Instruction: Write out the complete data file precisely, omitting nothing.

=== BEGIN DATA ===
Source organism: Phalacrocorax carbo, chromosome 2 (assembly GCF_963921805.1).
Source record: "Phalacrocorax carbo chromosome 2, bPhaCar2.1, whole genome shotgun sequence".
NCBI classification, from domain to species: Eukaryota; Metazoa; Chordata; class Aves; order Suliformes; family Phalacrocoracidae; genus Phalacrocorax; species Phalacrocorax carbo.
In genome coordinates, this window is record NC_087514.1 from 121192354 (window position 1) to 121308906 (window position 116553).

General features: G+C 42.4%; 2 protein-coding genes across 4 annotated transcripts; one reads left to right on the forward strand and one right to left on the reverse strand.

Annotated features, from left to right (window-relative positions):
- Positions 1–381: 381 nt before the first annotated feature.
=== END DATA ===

Source organism: Phalacrocorax carbo, chromosome 2 (assembly GCF_963921805.1).
Source record: "Phalacrocorax carbo chromosome 2, bPhaCar2.1, whole genome shotgun sequence".
NCBI classification, from domain to species: Eukaryota; Metazoa; Chordata; class Aves; order Suliformes; family Phalacrocoracidae; genus Phalacrocorax; species Phalacrocorax carbo.
In genome coordinates, this window is record NC_087514.1 from 121192354 (window position 1) to 121308906 (window position 116553).

General features: G+C 42.4%; 2 protein-coding genes across 4 annotated transcripts; one reads left to right on the forward strand and one right to left on the reverse strand.

Annotated features, from left to right (window-relative positions):
- Positions 1–381: 381 nt before the first annotated feature.